Everything came to a head in the 1970’s and early 1980’s when there was open hostility toward the Jews by the Communist Derg government and a great famine raging in the land.  The Jews wanted to emigrate to Israel, but were not allowed to leave.  There were many covert waves of immigration to Israel, especially during Operation Moses (1984), Operation Joshua (1985), and Operation Solomon (1991).  Today, the Beta Israel population of Israel numbers more than 120,000 souls. 
The Cuisine of this fascinating community differs very little from Ethiopian Cuisine as a whole.  The flavors and spices are the same, but of course Kashrut governs how things are to be eaten.  The Jewish community does not eat the many raw meat dishes that are well known in Ethiopia.  It also traditionally has no stricture against combining milk and poultry.  This is a result of its evolution outside of early Rabbinic Judaism.  The combination of milk and meat is strictly forbidden.
The Beta Israel strictly observes the Sabbath, and as a result they have their own version of the Great Sabbath Meal which is the hallmark of authentic Jewish Cuisine.  The dish is called Doro Wat, and it is actually the national dish of Ethiopia.  It is a spicy chicken stew flavored with chilies and exotic spices, simmered for many hours, and garnished with hard cooked eggs.  This dish is a great alternative to the weekly Cholent, and a great way to familiarize oneself with our Ethiopian Brothers.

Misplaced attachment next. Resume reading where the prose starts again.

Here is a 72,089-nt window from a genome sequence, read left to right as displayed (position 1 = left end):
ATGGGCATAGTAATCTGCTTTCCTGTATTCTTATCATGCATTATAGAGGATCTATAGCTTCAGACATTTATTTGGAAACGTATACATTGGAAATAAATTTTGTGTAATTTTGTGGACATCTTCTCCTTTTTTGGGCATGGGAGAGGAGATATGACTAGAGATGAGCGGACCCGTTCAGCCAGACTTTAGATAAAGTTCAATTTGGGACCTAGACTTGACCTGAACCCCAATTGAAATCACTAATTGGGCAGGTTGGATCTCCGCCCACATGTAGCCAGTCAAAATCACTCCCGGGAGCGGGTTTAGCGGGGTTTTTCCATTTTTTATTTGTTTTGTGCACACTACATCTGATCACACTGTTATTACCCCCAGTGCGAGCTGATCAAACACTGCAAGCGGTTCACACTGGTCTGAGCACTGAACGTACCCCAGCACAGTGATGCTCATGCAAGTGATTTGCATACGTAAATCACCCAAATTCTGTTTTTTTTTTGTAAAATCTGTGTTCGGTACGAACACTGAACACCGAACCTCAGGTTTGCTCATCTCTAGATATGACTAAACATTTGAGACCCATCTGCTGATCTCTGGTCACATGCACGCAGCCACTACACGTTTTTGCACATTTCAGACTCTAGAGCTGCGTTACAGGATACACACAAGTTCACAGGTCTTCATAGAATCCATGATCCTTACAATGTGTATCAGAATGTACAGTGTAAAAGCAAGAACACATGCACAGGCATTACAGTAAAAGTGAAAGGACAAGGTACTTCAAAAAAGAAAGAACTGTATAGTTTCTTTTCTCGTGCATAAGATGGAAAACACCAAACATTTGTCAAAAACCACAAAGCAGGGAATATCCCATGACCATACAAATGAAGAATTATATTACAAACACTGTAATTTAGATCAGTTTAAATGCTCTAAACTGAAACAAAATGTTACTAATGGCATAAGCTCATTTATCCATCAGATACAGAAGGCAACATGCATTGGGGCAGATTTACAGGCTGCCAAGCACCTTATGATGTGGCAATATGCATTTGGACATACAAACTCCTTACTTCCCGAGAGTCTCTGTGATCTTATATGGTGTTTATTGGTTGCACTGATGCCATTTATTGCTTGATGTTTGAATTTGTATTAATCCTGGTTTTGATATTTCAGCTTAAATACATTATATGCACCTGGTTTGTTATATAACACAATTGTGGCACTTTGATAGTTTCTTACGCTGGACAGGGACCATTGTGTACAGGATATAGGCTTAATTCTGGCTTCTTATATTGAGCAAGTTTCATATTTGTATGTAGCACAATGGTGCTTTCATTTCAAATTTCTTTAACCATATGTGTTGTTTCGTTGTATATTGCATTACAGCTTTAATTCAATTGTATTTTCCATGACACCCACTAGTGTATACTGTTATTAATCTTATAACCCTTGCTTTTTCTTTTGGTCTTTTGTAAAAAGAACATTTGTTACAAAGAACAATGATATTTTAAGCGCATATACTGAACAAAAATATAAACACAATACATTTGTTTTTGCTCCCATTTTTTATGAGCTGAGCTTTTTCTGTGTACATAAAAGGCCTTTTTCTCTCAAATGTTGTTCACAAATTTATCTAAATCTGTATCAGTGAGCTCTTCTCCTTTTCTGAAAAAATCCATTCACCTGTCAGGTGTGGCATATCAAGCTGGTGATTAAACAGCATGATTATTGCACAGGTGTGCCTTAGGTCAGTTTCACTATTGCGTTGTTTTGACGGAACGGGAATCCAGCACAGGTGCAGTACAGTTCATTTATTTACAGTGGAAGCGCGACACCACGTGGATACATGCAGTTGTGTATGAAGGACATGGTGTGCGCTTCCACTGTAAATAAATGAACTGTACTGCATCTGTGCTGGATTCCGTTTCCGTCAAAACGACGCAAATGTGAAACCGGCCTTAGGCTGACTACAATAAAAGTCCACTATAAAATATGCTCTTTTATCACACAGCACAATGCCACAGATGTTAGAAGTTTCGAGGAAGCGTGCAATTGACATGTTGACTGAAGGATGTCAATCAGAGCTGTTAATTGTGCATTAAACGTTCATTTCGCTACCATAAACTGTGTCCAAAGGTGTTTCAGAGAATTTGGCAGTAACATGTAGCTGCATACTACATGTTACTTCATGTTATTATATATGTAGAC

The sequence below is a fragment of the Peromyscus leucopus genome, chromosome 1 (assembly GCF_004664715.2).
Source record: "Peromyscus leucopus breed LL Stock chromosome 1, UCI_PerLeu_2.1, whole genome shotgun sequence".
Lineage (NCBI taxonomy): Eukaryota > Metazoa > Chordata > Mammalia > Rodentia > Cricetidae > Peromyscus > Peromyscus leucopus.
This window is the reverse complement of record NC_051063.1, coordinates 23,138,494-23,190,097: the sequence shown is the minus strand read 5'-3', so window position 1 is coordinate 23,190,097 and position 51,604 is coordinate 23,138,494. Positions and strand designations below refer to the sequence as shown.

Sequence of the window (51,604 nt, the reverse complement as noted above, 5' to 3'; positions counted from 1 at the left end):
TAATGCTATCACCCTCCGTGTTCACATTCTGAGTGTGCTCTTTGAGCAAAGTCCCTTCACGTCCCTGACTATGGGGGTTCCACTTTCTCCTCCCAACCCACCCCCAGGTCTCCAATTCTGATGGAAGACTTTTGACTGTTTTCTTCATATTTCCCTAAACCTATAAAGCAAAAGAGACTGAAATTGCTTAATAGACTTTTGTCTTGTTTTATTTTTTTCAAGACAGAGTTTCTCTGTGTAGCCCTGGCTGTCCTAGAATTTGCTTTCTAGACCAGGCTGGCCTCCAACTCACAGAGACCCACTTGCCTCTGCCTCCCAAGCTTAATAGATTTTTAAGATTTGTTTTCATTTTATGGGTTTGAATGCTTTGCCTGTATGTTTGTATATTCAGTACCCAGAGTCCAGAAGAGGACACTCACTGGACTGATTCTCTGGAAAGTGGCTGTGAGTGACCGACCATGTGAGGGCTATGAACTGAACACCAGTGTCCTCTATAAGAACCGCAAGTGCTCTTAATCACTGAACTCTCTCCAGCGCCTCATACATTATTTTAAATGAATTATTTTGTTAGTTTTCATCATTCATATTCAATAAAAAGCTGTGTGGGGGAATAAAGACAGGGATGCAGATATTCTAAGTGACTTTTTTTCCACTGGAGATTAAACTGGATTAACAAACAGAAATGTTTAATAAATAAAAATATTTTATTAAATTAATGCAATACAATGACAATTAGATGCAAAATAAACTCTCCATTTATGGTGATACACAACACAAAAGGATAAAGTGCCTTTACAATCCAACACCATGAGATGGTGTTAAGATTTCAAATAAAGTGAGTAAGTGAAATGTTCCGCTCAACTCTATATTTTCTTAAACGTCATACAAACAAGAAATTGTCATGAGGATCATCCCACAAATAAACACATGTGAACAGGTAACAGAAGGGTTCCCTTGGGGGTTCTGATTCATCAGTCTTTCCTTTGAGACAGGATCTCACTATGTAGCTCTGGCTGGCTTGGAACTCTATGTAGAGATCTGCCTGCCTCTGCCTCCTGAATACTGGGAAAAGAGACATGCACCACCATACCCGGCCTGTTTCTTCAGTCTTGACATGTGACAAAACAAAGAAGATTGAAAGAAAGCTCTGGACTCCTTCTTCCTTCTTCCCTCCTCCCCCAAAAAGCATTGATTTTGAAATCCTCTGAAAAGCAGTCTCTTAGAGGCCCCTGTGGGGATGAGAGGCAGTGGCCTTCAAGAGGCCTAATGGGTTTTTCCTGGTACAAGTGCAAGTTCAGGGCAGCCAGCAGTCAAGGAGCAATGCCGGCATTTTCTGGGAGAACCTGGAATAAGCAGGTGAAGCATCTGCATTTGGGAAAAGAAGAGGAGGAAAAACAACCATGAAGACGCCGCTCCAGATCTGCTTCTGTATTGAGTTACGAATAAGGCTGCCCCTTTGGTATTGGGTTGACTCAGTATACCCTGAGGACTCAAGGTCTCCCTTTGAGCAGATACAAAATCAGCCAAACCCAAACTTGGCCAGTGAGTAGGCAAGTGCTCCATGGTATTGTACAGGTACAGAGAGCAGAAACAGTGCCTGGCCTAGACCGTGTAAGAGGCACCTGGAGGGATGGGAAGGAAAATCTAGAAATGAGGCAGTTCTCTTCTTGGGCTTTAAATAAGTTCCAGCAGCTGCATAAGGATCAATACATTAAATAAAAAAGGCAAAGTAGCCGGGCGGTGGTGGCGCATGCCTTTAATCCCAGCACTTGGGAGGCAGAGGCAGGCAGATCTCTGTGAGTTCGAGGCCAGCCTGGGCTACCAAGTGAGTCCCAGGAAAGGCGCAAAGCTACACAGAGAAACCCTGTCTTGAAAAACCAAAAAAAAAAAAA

Doro Wat (Ethiopian Chicken Stew)
Serves 5
•         1 whole chicken cut into 10 pieces ( 2 legs, 2 thighs, 2 wings, 2 breasts cut in half crosswise)
•         2 tablespoons lemon juice
•         1 teaspoon kosher salt
•         1 cup water
•         ¼ cup olive oil
•         3 yellow onions, finely chopped
•         4 garlic cloves, finely chopped
•         1 tablespoon fresh ginger, grated
•         ½ cup tomato paste
•         1 teaspoon to 1 tablespoon berbere spice blend to taste (recipe follows)
•         ½ teaspoon turmeric
•         ½ teaspoon ground fenugreek
•         ½ teaspoon ground coriander
•         ¼ teaspoon ground black pepper
•         ½ teaspoon ground cardamom
•         5 whole large eggs
•         1 cup chicken stock or water
•         Kosher salt to taste
Combine the lemon juice, salt, and water.  Mix to combine.  Soak chicken pieces in the solution for 1 hour in the refrigerator.  Remove chicken, pat dry, and discard solution.  In a heavy bottomed stew pot over medium high heat, add olive oil, onions, garlic, and fresh ginger.  Sauté for about 10 minutes, and add all of the other ingredients except for the chicken, and eggs.  Bring to a boil, reduce the heat, and then add the chicken and the eggs.  Be sure that the chicken is well coated in the sauce.  Cover the pot and place into a low Shabbat oven.  Allow to cook at least 12 hours, and up to 18 hours.  Serve the chicken in the sauce, garnished with the eggs which can be peeled before serving, or not.
Berbere Spice Blend
•         2 tablespoons paprika
•         1 teaspoon cayenne pepper
•         ½ teaspoon ground ginger
•         ½ teaspoon ground allspice
•         1/8 teaspoon ground cloves
Combine all together and keep in a sealed jar.
Dennis Wasko has been a Professional Chef for 12 years and is the author of New Israeli Cuisine,, and Beyond The Kitchen Wall